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Thursday, January 17, 2013
Green Mansions - by W. H. Hudson
Green Mansions by W. H. Hudson is a 1904 novel. (US Edition) (UK Edition) Hudson was born in Argentina to American parents and spent his adult life in England. I hope I do not prejudice you against this novel by saying it is about a female Tarzan. Because that is not a pejorative – I liked “Tarzan of the Apes.” This book actually pre-dates Tarzan. As you can see from the graphic, Audrey Hepburn played the mysterious Tarzan prototype in the movie.
These Indians wore necklets, like nearly all the Guayana savages; but one, I observed, possessed a necklet unlike that of the others, which greatly aroused my curiosity. It was made of thirteen gold plates, irregular in form, about as broad as a man’s thumb-nail, and linked together with fibres. I was allowed to examine it, and had no doubt that the pieces were of pure gold, beaten flat by the savages. When questioned about it, they said it was originally obtained from the Indians of Parahuari, and Parahuari, they further said, was a mountainous country west of the Orinoco. Every man and woman in that place, they assured me, had such a necklet. This report inflamed my mind to such a degree that I could not rest by night or day for dreaming golden dreams, and considering how to get to that rich district, unknown to civilized men.And so he journeys on and makes friends of another tribe:
I began to understand from their looks and the old man’s vague words that their fear of the wood was superstitious. If dangerous creatures had existed there tigers, or camoodis, or solitary murderous savages—they would have said so; but when I pressed them with questions they could only repeat that “something bad” existed in the place, that animals were abundant there because no Indian who valued his life dared venture into it. I replied that unless they gave me some more definite information I should certainly go again and put myself in the way of the danger they feared.Well, of course he must visit the forbidden area of the rain forest . . .where he discovers a young woman . . .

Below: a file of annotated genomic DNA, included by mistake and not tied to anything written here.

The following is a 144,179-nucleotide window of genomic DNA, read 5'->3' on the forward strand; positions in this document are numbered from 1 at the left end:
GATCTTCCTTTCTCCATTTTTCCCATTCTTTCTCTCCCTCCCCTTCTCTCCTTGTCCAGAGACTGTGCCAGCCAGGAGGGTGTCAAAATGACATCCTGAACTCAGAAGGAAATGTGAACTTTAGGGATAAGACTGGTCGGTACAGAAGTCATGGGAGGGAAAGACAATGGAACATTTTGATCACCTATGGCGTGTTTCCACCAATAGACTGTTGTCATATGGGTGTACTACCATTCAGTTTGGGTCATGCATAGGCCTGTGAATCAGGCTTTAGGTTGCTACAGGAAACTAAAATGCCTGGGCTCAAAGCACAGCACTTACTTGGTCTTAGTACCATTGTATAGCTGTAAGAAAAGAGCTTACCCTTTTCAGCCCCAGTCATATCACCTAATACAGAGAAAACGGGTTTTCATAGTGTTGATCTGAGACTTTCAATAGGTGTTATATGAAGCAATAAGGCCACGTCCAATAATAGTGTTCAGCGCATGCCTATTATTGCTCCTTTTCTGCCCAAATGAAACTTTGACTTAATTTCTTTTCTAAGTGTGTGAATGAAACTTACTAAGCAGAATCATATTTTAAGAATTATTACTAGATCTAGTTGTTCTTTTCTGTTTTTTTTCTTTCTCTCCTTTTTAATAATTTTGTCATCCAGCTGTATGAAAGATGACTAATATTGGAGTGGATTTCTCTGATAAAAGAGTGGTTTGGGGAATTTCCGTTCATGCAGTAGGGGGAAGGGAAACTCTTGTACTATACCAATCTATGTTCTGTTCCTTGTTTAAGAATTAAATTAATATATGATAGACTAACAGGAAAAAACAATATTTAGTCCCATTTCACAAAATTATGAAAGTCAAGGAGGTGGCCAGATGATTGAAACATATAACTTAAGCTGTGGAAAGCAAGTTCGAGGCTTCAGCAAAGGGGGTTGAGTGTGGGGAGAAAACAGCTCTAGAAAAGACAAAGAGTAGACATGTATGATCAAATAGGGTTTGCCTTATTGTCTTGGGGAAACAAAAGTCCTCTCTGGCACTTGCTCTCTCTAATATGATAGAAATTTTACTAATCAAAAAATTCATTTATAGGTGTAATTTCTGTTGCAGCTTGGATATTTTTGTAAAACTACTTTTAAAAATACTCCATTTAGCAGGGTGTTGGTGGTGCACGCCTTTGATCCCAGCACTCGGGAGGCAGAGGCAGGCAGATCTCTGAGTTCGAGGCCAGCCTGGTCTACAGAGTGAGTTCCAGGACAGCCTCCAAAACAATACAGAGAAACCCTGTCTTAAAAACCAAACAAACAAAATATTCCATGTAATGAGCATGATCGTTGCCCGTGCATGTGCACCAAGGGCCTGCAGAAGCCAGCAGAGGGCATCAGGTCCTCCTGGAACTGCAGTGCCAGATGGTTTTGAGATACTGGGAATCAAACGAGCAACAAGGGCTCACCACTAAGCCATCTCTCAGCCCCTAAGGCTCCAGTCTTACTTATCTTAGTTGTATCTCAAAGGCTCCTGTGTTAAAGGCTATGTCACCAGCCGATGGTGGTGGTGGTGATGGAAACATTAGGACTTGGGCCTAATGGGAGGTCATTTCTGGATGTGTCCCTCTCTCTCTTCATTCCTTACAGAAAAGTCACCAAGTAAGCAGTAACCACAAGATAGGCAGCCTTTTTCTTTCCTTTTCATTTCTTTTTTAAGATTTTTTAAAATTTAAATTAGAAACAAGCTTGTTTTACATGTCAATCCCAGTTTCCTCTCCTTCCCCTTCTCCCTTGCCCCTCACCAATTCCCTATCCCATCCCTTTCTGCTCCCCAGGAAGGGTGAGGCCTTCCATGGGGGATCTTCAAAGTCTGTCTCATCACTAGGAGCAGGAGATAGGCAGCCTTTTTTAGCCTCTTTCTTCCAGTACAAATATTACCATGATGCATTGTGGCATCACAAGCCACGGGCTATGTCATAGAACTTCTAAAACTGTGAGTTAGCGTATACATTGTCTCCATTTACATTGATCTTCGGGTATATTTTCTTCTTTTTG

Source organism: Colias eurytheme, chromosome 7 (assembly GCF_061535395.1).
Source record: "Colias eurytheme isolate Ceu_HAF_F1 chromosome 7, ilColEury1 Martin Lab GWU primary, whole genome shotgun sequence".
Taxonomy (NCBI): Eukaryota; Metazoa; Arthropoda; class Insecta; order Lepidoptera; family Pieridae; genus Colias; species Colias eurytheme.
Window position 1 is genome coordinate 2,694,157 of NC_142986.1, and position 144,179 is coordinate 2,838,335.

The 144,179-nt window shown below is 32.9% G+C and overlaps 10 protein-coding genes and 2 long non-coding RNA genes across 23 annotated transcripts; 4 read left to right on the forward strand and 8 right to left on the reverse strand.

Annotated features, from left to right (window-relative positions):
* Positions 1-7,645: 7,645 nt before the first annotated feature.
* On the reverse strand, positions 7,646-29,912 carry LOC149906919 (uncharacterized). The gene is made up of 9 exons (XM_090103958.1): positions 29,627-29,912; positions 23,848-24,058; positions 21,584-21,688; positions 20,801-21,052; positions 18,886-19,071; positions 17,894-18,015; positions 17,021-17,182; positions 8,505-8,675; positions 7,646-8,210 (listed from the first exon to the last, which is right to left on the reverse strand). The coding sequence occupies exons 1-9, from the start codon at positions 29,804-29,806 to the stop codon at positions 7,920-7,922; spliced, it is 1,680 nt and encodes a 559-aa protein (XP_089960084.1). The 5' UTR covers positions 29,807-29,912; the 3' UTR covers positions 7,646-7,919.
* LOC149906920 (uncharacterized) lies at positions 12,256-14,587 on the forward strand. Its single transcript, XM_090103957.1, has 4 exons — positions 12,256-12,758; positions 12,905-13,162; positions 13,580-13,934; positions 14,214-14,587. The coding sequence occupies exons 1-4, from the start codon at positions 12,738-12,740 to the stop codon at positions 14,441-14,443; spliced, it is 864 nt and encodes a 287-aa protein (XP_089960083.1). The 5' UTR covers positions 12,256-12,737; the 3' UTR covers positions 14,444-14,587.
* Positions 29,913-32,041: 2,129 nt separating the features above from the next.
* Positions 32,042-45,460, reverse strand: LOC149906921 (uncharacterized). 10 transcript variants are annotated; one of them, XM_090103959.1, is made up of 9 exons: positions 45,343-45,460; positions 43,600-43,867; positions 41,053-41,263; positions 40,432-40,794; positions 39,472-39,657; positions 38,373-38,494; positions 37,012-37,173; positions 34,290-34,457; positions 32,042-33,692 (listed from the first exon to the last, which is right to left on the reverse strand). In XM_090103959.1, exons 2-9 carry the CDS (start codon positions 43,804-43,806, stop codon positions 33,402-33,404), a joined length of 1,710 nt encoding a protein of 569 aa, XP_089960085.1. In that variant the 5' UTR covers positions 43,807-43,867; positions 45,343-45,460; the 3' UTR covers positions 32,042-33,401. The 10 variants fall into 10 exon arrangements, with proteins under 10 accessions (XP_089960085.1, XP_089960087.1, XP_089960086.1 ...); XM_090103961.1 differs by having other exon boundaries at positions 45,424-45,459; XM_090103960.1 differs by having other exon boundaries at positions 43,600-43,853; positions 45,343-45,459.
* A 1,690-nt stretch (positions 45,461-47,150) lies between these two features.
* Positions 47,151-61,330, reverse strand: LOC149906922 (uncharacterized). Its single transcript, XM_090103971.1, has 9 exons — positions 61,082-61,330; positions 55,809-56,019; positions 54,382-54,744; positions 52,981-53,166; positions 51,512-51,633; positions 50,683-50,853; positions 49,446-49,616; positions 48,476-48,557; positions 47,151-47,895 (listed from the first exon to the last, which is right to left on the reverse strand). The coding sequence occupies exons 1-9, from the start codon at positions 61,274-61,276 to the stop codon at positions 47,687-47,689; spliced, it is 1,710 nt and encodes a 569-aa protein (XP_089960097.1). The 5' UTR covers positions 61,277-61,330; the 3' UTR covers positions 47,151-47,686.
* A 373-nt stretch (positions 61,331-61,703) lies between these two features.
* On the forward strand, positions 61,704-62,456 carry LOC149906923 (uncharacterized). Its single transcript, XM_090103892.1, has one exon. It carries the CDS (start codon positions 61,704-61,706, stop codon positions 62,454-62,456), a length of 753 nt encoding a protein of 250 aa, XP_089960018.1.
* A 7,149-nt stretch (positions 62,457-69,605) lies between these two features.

. . .only her eyes, wide open, with a surprised look in them, remained immovably fixed on my face. And then slowly, imperceptibly—for I did not notice the actual movement, so gradual and smooth it was, like the motion of a cloud of mist which changes its form and place, yet to the eye seems not to have moved—she rose to her knees, to her feet, retired, and with face still towards me, and eyes fixed on mine, finally disappeared, going as if she had melted away into the verdure. The leafage was there occupying the precise spot where she had been a moment before—the feathery foliage of an acacia shrub, and stems and broad, arrow-shaped leaves of an aquatic plant, and slim, drooping fern fronds, and they were motionless and seemed not to have been touched by something passing through them.
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Posted by Marilyn Litt at 12:44 AM